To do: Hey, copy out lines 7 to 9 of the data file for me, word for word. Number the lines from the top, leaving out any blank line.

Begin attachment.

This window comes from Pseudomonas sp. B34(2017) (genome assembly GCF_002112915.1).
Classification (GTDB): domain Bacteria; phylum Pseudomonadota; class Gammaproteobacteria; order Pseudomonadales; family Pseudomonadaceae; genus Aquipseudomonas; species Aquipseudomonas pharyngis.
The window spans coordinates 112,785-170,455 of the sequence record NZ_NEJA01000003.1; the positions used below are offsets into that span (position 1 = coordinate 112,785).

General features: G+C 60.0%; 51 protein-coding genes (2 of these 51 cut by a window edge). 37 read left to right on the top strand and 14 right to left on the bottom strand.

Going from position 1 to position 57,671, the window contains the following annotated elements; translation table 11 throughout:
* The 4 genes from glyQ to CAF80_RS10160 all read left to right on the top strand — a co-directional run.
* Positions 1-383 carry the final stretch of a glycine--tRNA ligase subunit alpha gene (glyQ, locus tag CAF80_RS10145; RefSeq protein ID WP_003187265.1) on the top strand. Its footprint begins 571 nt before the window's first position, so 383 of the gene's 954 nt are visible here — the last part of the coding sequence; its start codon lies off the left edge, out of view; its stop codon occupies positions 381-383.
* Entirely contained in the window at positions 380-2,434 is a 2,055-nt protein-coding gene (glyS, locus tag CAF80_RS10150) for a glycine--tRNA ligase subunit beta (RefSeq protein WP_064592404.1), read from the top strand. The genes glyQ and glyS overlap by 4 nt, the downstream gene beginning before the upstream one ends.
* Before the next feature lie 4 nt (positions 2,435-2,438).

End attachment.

* Positions 1-383 carry the final stretch of a glycine--tRNA ligase subunit alpha gene (glyQ, locus tag CAF80_RS10145; RefSeq protein ID WP_003187265.1) on the top strand. Its footprint begins 571 nt before the window's first position, so 383 of the gene's 954 nt are visible here — the last part of the coding sequence; its start codon lies off the left edge, out of view; its stop codon occupies positions 381-383.
* Entirely contained in the window at positions 380-2,434 is a 2,055-nt protein-coding gene (glyS, locus tag CAF80_RS10150) for a glycine--tRNA ligase subunit beta (RefSeq protein WP_064592404.1), read from the top strand. The genes glyQ and glyS overlap by 4 nt, the downstream gene beginning before the upstream one ends.
* Before the next feature lie 4 nt (positions 2,435-2,438).